When the reassessment was announced, and notices published on web sites, mailed to property owners, and discussed in newspaper and other articles, it was made very clear that the tax rate would need to be reduced because the overall assessments were expected to increase. And now that the reassessment is complete, aside from appeals, indeed the total assessment of properties has increased. That was bound to happen, because overall properties had been underassessed compared to fair market value.
Once the reassessment was complete, the county sent each property owner a notice of the new assessment. Technically, the county sent several notices with opportunities for property owners to challenge underlying facts, such as the size of the parcel, the number of bedrooms, and similar characteristics. After that part of the process ended, the county sent the final reassessed value, with provisions for appeal if the property owner disagreed.
It didn't take long for expressions of unhappiness to pop up on neighborhood social media sites. Some property owners complained, paraphrasing, "My assessment went up so my taxes will go up." Several property owners complained about jurisdictions having "extra money" to spend. Despite attempts by others to explain the reality, some people continued to argue that the explanations were not true facts.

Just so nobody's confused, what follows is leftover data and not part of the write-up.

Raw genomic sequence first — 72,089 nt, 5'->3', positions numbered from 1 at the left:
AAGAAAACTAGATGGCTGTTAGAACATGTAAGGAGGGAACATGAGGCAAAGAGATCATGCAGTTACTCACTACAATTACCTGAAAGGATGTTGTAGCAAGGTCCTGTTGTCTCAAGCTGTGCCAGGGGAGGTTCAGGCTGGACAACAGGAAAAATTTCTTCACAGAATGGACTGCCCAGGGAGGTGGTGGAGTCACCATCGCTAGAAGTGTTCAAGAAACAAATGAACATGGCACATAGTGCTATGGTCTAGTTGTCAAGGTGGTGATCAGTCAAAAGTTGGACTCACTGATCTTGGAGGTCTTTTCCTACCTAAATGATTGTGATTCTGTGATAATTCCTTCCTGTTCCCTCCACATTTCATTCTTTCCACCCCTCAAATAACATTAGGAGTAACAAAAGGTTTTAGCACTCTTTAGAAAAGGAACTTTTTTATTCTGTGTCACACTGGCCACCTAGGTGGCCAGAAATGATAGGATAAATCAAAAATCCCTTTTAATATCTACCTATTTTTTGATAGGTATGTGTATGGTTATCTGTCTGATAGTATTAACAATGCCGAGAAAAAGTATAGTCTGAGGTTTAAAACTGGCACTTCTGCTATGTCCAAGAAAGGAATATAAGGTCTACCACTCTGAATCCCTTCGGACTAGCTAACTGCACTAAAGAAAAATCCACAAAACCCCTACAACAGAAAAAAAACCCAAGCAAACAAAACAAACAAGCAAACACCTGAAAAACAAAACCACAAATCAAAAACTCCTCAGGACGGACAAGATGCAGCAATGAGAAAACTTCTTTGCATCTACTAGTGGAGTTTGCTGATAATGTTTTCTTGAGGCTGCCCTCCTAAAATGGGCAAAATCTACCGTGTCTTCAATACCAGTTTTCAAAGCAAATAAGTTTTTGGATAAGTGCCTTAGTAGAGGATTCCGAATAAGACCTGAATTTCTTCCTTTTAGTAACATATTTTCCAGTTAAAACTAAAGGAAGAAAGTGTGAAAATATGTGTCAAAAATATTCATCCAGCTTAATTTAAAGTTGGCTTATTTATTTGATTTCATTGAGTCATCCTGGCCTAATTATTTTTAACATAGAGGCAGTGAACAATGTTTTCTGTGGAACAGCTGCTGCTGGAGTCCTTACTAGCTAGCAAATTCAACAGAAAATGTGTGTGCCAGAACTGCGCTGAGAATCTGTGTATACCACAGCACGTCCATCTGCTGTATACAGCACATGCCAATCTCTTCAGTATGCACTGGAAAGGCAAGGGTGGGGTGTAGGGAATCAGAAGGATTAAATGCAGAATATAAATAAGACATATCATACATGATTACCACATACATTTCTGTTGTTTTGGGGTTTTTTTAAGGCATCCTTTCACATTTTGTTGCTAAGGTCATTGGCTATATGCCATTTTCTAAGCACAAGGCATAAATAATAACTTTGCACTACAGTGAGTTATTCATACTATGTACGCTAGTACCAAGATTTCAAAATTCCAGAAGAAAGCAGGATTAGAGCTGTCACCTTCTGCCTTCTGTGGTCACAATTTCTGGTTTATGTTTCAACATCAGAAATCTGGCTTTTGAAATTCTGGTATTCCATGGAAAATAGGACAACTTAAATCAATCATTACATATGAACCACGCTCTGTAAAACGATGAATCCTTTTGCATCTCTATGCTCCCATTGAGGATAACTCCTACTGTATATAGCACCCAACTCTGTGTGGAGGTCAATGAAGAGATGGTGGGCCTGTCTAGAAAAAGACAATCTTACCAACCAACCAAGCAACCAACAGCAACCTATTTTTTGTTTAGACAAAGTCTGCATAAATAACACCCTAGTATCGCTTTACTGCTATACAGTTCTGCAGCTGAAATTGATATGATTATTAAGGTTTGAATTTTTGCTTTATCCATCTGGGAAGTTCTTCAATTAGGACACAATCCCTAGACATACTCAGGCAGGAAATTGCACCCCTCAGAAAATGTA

One point that had been made consistently throughout the process was that the real property tax for a particular property could end up increasing, decreasing, or staying the same, depending on the change in the tax rate and the change in assessment for a particular property. How can that happen?
Here is an example. Suppose there are five properties, subject to a hypothetical rate of 5 percent:
|Property||Former assessed value||tax|
So the total assessed value is 870, and the total tax revenue is 43.50. Now suppose these are the new assessments:
|Property||New assessed value|
The total assessed value after reassessment is 1130. To maintain revenue at 43.50, the new tax rate must be set at 3.85 percent (after a slight rounding). Therefore, the new amount of tax for each property, compared to the pre-reassessment tax, is as follows: